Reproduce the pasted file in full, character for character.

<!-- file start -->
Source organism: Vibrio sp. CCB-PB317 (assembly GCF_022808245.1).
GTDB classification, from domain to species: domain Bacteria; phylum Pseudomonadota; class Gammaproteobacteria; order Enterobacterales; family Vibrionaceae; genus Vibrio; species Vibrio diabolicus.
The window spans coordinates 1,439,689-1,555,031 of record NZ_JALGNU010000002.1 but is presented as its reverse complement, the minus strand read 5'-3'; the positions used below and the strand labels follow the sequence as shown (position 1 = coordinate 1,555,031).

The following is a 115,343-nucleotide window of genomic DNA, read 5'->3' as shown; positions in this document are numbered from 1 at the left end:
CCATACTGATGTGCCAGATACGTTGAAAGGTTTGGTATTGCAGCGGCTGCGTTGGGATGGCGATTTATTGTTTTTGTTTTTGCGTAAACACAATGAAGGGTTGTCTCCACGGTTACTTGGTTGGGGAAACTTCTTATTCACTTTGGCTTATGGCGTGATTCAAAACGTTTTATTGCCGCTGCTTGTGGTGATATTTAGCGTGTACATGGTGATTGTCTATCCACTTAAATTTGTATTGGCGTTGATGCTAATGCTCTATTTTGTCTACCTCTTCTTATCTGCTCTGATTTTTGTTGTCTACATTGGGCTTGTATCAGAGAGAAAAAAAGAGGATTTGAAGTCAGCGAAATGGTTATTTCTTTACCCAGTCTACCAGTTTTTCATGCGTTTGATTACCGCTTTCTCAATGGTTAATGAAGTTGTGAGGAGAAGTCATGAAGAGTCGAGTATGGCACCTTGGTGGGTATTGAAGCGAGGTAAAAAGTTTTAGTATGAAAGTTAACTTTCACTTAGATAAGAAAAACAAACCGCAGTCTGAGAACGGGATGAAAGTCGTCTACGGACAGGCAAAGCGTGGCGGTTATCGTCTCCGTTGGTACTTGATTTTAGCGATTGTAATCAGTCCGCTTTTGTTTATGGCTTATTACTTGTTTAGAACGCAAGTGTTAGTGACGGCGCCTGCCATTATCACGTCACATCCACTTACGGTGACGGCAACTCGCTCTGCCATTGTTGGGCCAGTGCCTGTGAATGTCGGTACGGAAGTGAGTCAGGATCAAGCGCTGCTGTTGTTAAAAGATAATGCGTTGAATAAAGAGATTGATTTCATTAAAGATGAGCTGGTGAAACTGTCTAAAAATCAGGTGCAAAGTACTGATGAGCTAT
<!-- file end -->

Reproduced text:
Source organism: Vibrio sp. CCB-PB317 (assembly GCF_022808245.1).
GTDB classification, from domain to species: domain Bacteria; phylum Pseudomonadota; class Gammaproteobacteria; order Enterobacterales; family Vibrionaceae; genus Vibrio; species Vibrio diabolicus.
The window spans coordinates 1,439,689-1,555,031 of record NZ_JALGNU010000002.1 but is presented as its reverse complement, the minus strand read 5'-3'; the positions used below and the strand labels follow the sequence as shown (position 1 = coordinate 1,555,031).

The following is a 115,343-nucleotide window of genomic DNA, read 5'->3' as shown; positions in this document are numbered from 1 at the left end:
CCATACTGATGTGCCAGATACGTTGAAAGGTTTGGTATTGCAGCGGCTGCGTTGGGATGGCGATTTATTGTTTTTGTTTTTGCGTAAACACAATGAAGGGTTGTCTCCACGGTTACTTGGTTGGGGAAACTTCTTATTCACTTTGGCTTATGGCGTGATTCAAAACGTTTTATTGCCGCTGCTTGTGGTGATATTTAGCGTGTACATGGTGATTGTCTATCCACTTAAATTTGTATTGGCGTTGATGCTAATGCTCTATTTTGTCTACCTCTTCTTATCTGCTCTGATTTTTGTTGTCTACATTGGGCTTGTATCAGAGAGAAAAAAAGAGGATTTGAAGTCAGCGAAATGGTTATTTCTTTACCCAGTCTACCAGTTTTTCATGCGTTTGATTACCGCTTTCTCAATGGTTAATGAAGTTGTGAGGAGAAGTCATGAAGAGTCGAGTATGGCACCTTGGTGGGTATTGAAGCGAGGTAAAAAGTTTTAGTATGAAAGTTAACTTTCACTTAGATAAGAAAAACAAACCGCAGTCTGAGAACGGGATGAAAGTCGTCTACGGACAGGCAAAGCGTGGCGGTTATCGTCTCCGTTGGTACTTGATTTTAGCGATTGTAATCAGTCCGCTTTTGTTTATGGCTTATTACTTGTTTAGAACGCAAGTGTTAGTGACGGCGCCTGCCATTATCACGTCACATCCACTTACGGTGACGGCAACTCGCTCTGCCATTGTTGGGCCAGTGCCTGTGAATGTCGGTACGGAAGTGAGTCAGGATCAAGCGCTGCTGTTGTTAAAAGATAATGCGTTGAATAAAGAGATTGATTTCATTAAAGATGAGCTGGTGAAACTGTCTAAAAATCAGGTGCAAAGTACTGATGAGCTAT